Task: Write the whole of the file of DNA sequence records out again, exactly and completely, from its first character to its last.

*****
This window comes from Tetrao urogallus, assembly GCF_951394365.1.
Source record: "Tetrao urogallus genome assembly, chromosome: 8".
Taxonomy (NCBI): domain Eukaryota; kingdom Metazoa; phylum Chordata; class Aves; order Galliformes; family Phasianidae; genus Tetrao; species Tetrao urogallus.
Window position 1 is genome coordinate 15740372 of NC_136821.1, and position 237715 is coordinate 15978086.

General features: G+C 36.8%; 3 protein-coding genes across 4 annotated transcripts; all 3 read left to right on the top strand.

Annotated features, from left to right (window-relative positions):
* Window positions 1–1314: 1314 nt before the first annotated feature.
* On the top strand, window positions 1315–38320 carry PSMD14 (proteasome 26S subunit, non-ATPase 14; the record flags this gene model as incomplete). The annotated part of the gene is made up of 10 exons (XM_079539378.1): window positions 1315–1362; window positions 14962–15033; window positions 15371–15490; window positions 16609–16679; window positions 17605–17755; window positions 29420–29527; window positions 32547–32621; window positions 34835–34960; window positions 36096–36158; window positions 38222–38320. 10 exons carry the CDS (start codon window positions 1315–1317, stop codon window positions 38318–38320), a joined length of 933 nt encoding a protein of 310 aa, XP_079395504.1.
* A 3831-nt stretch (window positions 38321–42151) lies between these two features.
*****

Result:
This window comes from Tetrao urogallus, assembly GCF_951394365.1.
Source record: "Tetrao urogallus genome assembly, chromosome: 8".
Taxonomy (NCBI): domain Eukaryota; kingdom Metazoa; phylum Chordata; class Aves; order Galliformes; family Phasianidae; genus Tetrao; species Tetrao urogallus.
Window position 1 is genome coordinate 15740372 of NC_136821.1, and position 237715 is coordinate 15978086.

General features: G+C 36.8%; 3 protein-coding genes across 4 annotated transcripts; all 3 read left to right on the top strand.

Annotated features, from left to right (window-relative positions):
* Window positions 1–1314: 1314 nt before the first annotated feature.
* On the top strand, window positions 1315–38320 carry PSMD14 (proteasome 26S subunit, non-ATPase 14; the record flags this gene model as incomplete). The annotated part of the gene is made up of 10 exons (XM_079539378.1): window positions 1315–1362; window positions 14962–15033; window positions 15371–15490; window positions 16609–16679; window positions 17605–17755; window positions 29420–29527; window positions 32547–32621; window positions 34835–34960; window positions 36096–36158; window positions 38222–38320. 10 exons carry the CDS (start codon window positions 1315–1317, stop codon window positions 38318–38320), a joined length of 933 nt encoding a protein of 310 aa, XP_079395504.1.
* A 3831-nt stretch (window positions 38321–42151) lies between these two features.